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Seeking Public Opinion Ahead of the 2024 Election

The views expressed are those of the author and do not necessarily reflect the views of ASPA as an organization.

By The VCU Wilder School Office of Research
February 5, 2024

With the next presidential election arriving in November, 2024 is sure to be a year in which key policy issues are fiercely debated by candidates and their supporters. As they seek votes, politicians will also be seeking information on where the public stands on key issues. To help inform policymakers and the public about the perspectives of voters, the January 2024 Wilder School Commonwealth Poll sought public opinion on voting intentions and top issues.

Perspectives on Presidential Candidates

When considering the candidates themselves, the poll found that if the election for president was being held today in Virginia and the candidates were Joe Biden and Donald Trump, 43 percent of respondents would vote for Joe Biden and 40 percent would vote for Donald Trump. These numbers are identical to those in the August 2023 Commonwealth Poll. When we look at the demographic breakdowns, Biden was more popular among the younger age groups (18 to 34) and older age groups (55 and up), while Trump was more popular among the middle age groups (35 to 54). Males were more likely to say that they would vote for Trump, while females were more likely to say that they would vote for Biden. In addition, the majority of white participants said that they would vote for Trump and the majority of Black, African American, Asian, mixed race and Hispanic participants favored Biden.

The poll also asked if voters would prefer Joe Biden or Nikki Haley. With this pairing, the split shifted with 43 percent of Virginians indicating they would vote for Nikki Haley while 38 percent would vote for Joe Biden. Considering demographic breakdowns, Haley was more popular than Biden across all age groups except for 18 to 24 year olds; males were also more likely to support Haley while females tended to prefer Biden. Racial and ethnic minorities (including Black, African American, Asian, mixed race and Hispanic individuals) all said that they would vote for Biden over Haley, while white and non-Hispanic individuals would vote for Haley over Biden.

Perspectives on Key Issues

When asked what the most important reason for their voting was in the November 2023 election, Virginians cited women’s reproductive rights (21 percent) and education (19 percent) as their primary reasons.

Considering demographic breakdowns, women’s reproductive rights were most important to Black Virginians (26 percent) while inflation and women’s reproductive rights were on equal footing for White Virginians (19 percent). Democrats favored women’s reproductive rights (39 percent) and education (25 percent), while Republicans placed the most importance on inflation (29 percent) and immigration (17 percent).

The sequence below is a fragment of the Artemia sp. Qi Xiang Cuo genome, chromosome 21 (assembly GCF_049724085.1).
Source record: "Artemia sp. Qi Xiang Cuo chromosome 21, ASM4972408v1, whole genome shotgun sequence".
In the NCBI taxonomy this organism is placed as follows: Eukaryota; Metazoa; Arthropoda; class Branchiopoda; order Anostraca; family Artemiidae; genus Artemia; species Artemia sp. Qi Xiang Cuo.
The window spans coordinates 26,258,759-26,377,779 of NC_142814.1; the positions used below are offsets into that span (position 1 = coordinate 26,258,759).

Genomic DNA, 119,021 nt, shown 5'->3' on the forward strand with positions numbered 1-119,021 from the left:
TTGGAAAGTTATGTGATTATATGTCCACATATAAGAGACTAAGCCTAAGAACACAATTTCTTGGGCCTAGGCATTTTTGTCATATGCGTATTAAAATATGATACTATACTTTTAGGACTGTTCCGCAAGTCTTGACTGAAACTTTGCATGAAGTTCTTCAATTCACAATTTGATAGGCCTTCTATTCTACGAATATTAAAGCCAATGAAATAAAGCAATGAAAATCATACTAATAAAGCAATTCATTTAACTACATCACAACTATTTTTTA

Respondents were also asked what the most important issue is for the Virginia General Assembly to focus on in 2024. The top three important issues according to Virginians were inflation (26 percent), education (20 percent) and women’s reproductive rights (17 percent). These were followed by immigration (14 percent) and crime (12 percent), with the remaining 11 percent saying that other issues took priority as they casted their vote. For Black Virginians, crime was the most important issue for the General Assembly to address whereas White and Asian Virginians prioritized inflation.

Poll Methodology

The January 2024 Commonwealth Poll, sponsored by Virginia Commonwealth University, obtained telephone interviews with a representative sample of 812 adults, ages 18 or older, living in Virginia. Telephone interviews were conducted by landline (200) and cell phone (612, including 422 without a landline telephone). Interviews were conducted in English from December 28, 2023, to January 13, 2024.

Statistical results were weighted to reflect known demographic proportions in the Commonwealth. A two-stage weighting procedure was used to weight this dual-frame sample by the demographic characteristics of gender, age, education, race, ethnicity, Hispanic origin, region of residence and personal phone use. The margin of sampling error for the complete set of weighted data is ±5.46 percentage points.

Looking Ahead to the Election

Through public policy polling, we aim to encourage members of our community to reflect on issues, make their voices heard, and take action. We also encourage policymakers and politicians to listen to the voices of the public, and make decisions that are in the best interests of those they serve. As we look ahead to the 2024 presidential election, being able to show how the public feels about issues and candidates will allow the Wilder School Commonwealth Poll—along with the polling efforts of other organizations—to play a key role in promoting civic engagement and uplifting voices in our community.

Author: The Wilder School’s Center for Public Policy advances research and training that informs public policy and decisionmaking to improve our communities. Drawing on the wide-ranging expertise of Wilder School faculty, we provide services including leadership development and training, economic and policy impact analysis, survey insights and program evaluation to clients in governments, nonprofits, businesses and the public, across Virginia and beyond. Twitter: @VCUWilderSchool

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